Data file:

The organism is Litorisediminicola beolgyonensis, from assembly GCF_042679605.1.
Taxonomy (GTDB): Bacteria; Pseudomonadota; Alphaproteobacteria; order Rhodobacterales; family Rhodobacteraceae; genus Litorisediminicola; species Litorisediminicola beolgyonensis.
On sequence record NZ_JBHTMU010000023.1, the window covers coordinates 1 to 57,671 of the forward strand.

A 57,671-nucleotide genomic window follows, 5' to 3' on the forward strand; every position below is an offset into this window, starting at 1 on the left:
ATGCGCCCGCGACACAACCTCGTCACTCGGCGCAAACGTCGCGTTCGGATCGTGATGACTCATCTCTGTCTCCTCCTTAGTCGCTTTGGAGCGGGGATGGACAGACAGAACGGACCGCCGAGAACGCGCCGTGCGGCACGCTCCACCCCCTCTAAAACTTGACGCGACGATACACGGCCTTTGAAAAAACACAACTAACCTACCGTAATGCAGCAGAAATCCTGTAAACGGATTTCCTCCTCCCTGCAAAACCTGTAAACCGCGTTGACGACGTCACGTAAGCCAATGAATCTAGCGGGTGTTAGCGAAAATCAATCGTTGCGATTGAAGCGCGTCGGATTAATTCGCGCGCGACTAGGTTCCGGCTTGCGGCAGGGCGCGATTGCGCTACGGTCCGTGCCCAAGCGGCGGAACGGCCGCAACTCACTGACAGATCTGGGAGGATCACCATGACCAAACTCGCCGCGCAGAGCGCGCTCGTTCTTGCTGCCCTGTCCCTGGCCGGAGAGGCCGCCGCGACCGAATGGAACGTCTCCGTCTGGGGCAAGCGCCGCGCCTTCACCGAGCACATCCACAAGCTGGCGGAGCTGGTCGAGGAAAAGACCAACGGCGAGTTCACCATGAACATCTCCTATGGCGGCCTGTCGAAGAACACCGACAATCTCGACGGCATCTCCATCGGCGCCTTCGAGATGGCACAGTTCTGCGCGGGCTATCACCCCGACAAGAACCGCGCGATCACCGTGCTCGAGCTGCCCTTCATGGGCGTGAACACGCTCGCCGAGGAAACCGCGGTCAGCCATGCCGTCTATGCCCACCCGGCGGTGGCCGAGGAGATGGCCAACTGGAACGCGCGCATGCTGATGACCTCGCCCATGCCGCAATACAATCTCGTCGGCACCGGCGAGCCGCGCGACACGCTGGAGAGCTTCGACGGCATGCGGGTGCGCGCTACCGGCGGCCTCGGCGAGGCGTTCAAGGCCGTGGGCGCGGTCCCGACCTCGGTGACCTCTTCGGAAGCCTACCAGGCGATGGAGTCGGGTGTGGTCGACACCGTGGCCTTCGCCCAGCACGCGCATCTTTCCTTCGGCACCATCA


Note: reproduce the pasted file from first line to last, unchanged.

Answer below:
The organism is Litorisediminicola beolgyonensis, from assembly GCF_042679605.1.
Taxonomy (GTDB): Bacteria; Pseudomonadota; Alphaproteobacteria; order Rhodobacterales; family Rhodobacteraceae; genus Litorisediminicola; species Litorisediminicola beolgyonensis.
On sequence record NZ_JBHTMU010000023.1, the window covers coordinates 1 to 57,671 of the forward strand.

A 57,671-nucleotide genomic window follows, 5' to 3' on the forward strand; every position below is an offset into this window, starting at 1 on the left:
ATGCGCCCGCGACACAACCTCGTCACTCGGCGCAAACGTCGCGTTCGGATCGTGATGACTCATCTCTGTCTCCTCCTTAGTCGCTTTGGAGCGGGGATGGACAGACAGAACGGACCGCCGAGAACGCGCCGTGCGGCACGCTCCACCCCCTCTAAAACTTGACGCGACGATACACGGCCTTTGAAAAAACACAACTAACCTACCGTAATGCAGCAGAAATCCTGTAAACGGATTTCCTCCTCCCTGCAAAACCTGTAAACCGCGTTGACGACGTCACGTAAGCCAATGAATCTAGCGGGTGTTAGCGAAAATCAATCGTTGCGATTGAAGCGCGTCGGATTAATTCGCGCGCGACTAGGTTCCGGCTTGCGGCAGGGCGCGATTGCGCTACGGTCCGTGCCCAAGCGGCGGAACGGCCGCAACTCACTGACAGATCTGGGAGGATCACCATGACCAAACTCGCCGCGCAGAGCGCGCTCGTTCTTGCTGCCCTGTCCCTGGCCGGAGAGGCCGCCGCGACCGAATGGAACGTCTCCGTCTGGGGCAAGCGCCGCGCCTTCACCGAGCACATCCACAAGCTGGCGGAGCTGGTCGAGGAAAAGACCAACGGCGAGTTCACCATGAACATCTCCTATGGCGGCCTGTCGAAGAACACCGACAATCTCGACGGCATCTCCATCGGCGCCTTCGAGATGGCACAGTTCTGCGCGGGCTATCACCCCGACAAGAACCGCGCGATCACCGTGCTCGAGCTGCCCTTCATGGGCGTGAACACGCTCGCCGAGGAAACCGCGGTCAGCCATGCCGTCTATGCCCACCCGGCGGTGGCCGAGGAGATGGCCAACTGGAACGCGCGCATGCTGATGACCTCGCCCATGCCGCAATACAATCTCGTCGGCACCGGCGAGCCGCGCGACACGCTGGAGAGCTTCGACGGCATGCGGGTGCGCGCTACCGGCGGCCTCGGCGAGGCGTTCAAGGCCGTGGGCGCGGTCCCGACCTCGGTGACCTCTTCGGAAGCCTACCAGGCGATGGAGTCGGGTGTGGTCGACACCGTGGCCTTCGCCCAGCACGCGCATCTTTCCTTCGGCACCATCA